As our gardens are an extension of our homes, we want to design them so we can enjoy them. But of course, they are spaces that are particularly useful for wildlife, including pollinators. So, a great way of incorporating more greenery into your garden for a delightful display is by planting a green roof on your garden shed.

Soften the structure

Sheds are great for storing tools, equipment, pots, paint, and plenty of other garden wares.

Alternatively, they can be converted into a garden room with furniture such as an armchair to be used as a summer room.

Whatever their purpose, the structures can look harsh and not always seamlessly fit the garden design. This can be changed by painting or embellishing the exterior.


However, another way of softening the surroundings is to plant grasses and elegant plants around it – or utilise the roof to plant a green roof.

Layer up


Green roofs are created with several layers including a waterproof root barrier, drainage layer, water retention layer, soil, then plants.

Thinking practically, these can add quite a bit of weight to the structure, so it may be worth weighing up if you will need some extra support, such as a rooftop frame.

Also, it will depend on the steepness of the roof, as the slope and weight can have an impact.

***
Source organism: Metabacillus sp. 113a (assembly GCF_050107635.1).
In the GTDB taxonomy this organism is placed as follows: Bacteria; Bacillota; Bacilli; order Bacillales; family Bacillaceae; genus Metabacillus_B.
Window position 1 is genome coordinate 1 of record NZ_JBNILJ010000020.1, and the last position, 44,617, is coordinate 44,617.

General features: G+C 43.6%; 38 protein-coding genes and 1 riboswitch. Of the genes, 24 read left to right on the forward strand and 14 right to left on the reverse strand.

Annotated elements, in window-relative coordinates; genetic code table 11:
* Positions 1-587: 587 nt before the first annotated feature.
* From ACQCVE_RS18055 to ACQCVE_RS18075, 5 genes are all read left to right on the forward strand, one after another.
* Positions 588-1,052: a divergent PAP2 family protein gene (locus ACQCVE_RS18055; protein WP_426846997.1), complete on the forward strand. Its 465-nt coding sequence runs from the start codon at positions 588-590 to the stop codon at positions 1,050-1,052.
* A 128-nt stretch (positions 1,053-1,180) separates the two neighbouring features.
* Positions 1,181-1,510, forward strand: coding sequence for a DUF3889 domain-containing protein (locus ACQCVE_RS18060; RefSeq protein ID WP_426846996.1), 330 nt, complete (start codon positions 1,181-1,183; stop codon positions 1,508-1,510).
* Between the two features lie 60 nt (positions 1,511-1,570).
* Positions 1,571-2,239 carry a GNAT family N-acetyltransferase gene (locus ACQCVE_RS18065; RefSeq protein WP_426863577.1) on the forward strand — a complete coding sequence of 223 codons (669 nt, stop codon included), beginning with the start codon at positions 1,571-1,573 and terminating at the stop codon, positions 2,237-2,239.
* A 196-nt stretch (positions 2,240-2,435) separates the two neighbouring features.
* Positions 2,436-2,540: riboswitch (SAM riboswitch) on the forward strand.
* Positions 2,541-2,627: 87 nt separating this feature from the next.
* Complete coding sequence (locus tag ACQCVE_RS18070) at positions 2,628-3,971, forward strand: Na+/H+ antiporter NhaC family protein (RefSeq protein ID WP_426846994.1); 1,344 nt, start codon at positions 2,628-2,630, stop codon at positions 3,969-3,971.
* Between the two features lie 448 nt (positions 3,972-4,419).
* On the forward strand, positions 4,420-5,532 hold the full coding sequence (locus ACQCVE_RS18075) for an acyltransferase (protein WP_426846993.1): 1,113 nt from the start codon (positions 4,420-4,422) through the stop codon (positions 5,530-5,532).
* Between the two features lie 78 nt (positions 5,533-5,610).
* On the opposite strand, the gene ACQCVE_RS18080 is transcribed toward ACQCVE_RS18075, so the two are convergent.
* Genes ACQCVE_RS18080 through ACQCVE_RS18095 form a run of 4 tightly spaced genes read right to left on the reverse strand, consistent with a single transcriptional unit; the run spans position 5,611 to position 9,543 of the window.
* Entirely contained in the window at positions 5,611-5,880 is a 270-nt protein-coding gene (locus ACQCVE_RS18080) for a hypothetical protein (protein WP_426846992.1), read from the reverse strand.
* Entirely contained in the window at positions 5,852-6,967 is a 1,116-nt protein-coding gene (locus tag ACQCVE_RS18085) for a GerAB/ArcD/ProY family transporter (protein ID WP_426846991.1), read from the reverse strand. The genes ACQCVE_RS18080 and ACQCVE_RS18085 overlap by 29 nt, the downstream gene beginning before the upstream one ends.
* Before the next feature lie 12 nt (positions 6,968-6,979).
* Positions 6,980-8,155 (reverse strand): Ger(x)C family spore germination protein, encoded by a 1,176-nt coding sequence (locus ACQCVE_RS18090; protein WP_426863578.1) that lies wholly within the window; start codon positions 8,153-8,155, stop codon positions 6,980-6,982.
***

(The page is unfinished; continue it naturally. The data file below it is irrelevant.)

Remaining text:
For example, a 30-degree angle roof will be unsuitable, but 20-degree angle roofs can be kitted out with several compartments to ensure the material and sections all stay put.

1. Firstly, the waterproof layer needs to be attached which will protect the roof surface from water damage and any leaks. For this you could use builder’s plastic or a plastic pond liner.

This first layer can either be attached directly to the roof or wrapped around a layer of plywood which is then secured to the structure.

2. Next is the drainage layer. These can resemble a honeycomb style plastic material.

3. To stop the drainage layer from clogging up, this is topped with a filter sheet that also helps to retain moisture.

4. After, the compost can be added, and this may differ depending on the plants that are being grown.


A depth of around 8cm of growing medium will be suitable for a display of herbs, wildflowers, strawberries, and salad.

What to grow on your shed green roof

More space to grow in your garden is never a bad thing! Sedum matting was developed in the 1960s, and have continued to grow in popularity with awareness of living ecologically increasing.

Sedum matting is like a flower garden on a roll, they can be installed like tiles. They are a low maintenance, frost hardy, and drought tolerant. The beauty is that they require feeding around once a year, with no need to mow or deadhead.


Bear in mind that the gradient of your roof will also impact the areas that have more or less water. The spots at the peak of the shed roof will dry out quicker than the areas that are lower down.

Using these tips, you will have a green roof in your shed that will add something special to your space. What’s more, pollinators will love it too, so you’ll be doing your bit to help wildlife at the same time.

Spring is here, see my post on spring pollinators:

Or check out my Pinterest board for more ideas: